In fact, local commercial fishermen see a public benefit in allowing access to the dock, at least during daylight hours.

“We’ve always thought that the public access to the fishermen at work on the pier and in the Ancich shed would be the most compelling thing … That’s one of the benefits for the community,” Hoppen said. “They can come down and interact with the fishermen at work.”

Officials have discussed inviting school or community groups, for instance, to visit the homeport to learn about the commercial fishing industry and its place in Gig Harbor’s history.

Economic impact

Retaining a link between the city and its commercial fishing heritage was central to the decision over a decade ago to build the facility.

However, the city’s 2020 feasibility study on the homeport downplays the economic impact it would have on the community.

That study uses terms like “relatively low” and “limited” to describe the homeport’s economic impacts. Hoppen, who wrote a graduate thesis touching on Ancich Park and the local commercial fishing industry, strenuously disagrees with the study’s conclusions on economic impact.

“Local fishing vessels inject many times the amount of money as local pleasure craft into our local economy,” according to a document prepared by Hoppen and Lovrovich detailing the homeport’s benefits. They cite research conducted for a Port of Seattle report showing that a single commercial fishing boat provides an economic impact equivalent to 33 recreational craft.

Ancich Park in Gig Harbor.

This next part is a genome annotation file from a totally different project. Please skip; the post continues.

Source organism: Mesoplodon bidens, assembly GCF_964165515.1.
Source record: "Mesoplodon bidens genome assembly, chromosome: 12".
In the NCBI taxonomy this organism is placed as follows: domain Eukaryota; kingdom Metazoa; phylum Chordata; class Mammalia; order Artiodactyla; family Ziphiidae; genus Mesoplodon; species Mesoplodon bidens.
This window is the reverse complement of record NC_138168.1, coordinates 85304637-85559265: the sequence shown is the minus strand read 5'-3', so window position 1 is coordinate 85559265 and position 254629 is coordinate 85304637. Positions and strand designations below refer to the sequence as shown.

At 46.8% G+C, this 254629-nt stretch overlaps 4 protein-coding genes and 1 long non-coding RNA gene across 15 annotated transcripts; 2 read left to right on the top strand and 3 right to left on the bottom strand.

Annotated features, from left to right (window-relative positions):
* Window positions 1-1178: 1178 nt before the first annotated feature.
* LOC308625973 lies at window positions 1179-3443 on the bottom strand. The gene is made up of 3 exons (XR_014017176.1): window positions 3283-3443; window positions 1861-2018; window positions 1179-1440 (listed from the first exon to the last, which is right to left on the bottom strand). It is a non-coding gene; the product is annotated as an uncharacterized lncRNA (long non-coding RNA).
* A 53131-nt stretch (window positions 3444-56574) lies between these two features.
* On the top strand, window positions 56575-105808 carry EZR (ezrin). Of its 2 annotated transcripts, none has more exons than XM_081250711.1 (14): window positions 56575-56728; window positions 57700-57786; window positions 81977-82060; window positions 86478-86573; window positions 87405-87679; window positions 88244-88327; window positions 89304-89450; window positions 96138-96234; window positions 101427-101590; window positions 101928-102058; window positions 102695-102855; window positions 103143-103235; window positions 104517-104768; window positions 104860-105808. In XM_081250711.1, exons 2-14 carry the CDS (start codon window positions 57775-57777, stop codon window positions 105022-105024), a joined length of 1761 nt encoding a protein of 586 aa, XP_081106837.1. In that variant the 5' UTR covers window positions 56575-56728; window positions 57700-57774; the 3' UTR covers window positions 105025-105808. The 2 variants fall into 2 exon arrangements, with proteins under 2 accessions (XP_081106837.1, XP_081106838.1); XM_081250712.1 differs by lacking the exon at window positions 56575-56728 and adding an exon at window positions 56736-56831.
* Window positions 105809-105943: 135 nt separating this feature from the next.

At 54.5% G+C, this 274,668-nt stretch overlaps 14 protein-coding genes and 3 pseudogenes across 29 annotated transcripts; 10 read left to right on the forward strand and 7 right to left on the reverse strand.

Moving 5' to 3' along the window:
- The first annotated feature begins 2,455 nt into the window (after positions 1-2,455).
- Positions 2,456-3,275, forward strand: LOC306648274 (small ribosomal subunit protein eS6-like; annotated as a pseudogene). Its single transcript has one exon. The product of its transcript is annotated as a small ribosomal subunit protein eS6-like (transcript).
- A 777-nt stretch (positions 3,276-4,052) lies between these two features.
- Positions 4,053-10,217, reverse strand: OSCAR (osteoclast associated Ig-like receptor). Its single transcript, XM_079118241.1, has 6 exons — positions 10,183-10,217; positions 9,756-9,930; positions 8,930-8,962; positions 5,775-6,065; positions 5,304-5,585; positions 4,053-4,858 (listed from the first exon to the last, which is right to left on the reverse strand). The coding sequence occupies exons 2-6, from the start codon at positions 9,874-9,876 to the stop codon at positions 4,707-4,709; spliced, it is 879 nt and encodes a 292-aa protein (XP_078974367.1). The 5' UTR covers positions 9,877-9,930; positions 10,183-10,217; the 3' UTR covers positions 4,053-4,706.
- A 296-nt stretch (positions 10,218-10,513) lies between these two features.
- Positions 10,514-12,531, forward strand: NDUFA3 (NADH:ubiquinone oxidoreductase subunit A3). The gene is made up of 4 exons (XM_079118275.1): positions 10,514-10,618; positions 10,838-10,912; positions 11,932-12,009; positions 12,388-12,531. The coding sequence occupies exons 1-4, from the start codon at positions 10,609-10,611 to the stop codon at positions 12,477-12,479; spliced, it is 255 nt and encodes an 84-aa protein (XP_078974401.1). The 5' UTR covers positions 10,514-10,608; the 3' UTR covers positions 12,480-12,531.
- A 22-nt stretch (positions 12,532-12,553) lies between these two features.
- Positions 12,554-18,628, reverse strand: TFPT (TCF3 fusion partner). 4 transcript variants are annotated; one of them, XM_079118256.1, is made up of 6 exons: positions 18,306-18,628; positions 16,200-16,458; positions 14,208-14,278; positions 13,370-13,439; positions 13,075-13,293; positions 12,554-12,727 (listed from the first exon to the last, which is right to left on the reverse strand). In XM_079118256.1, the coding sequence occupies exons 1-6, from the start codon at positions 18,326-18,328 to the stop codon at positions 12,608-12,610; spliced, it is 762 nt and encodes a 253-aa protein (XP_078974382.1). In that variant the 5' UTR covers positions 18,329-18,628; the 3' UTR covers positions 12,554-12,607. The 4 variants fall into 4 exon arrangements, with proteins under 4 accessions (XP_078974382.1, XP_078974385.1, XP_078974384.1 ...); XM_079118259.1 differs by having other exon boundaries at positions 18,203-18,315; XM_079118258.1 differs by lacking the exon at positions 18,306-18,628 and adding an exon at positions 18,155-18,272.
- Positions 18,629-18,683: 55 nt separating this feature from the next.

“Not every penny might be spent here in Gig Harbor, but we buy our groceries here,” Lovrovich said. “We hire our crew here. We spend our money here in Gig Harbor.”

Despite the feasibility study conclusions, city leaders remain confident that the homeport and the continued presence of a commercial fishing fleet will benefit Gig Harbor.

“The council feels this will bring people to Ancich Park to see fishermen fixing their nets” and performing other tasks, Markley said. “This will bring people downtown. … There will be an economic impact. We just don’t know what that will be (exactly). But there is thought that there will be an economic impact to the city.”

Heritage and legacy

In any case, advocates for the homeport believe economic impact is almost beside the point. The word “legacy” comes up a lot when discussing the commercial fishing homeport.

Lovrovich points to the photos and paintings of commercial fishing boats adorning the walls of restaurants and galleries around town.

“People hang on to the fishing industry,” Lovrovich said. “If something like that’s not built, they’ll wonder why are there (pictures of) fishing boats?

Political leaders at the city are aware of how high a priority the project is for local commercial fishermen.

“This means a great deal to them,” Markley said. “I can say from personal conversations I’ve had with the fishermen, they’ve been waiting for this for a very long time. This is incredibly important to their families and the legacy they want to leave in Gig Harbor.”

Hoppen said the project “speaks to heritage” and a sense of place that is unique in the South Sound region. Without the homeport, he predicts the Gig Harbor commercial fishing fleet will disappear within the next decade.

“For a long time, you couldn’t predict the demise,” he said. “Now, you can see it.”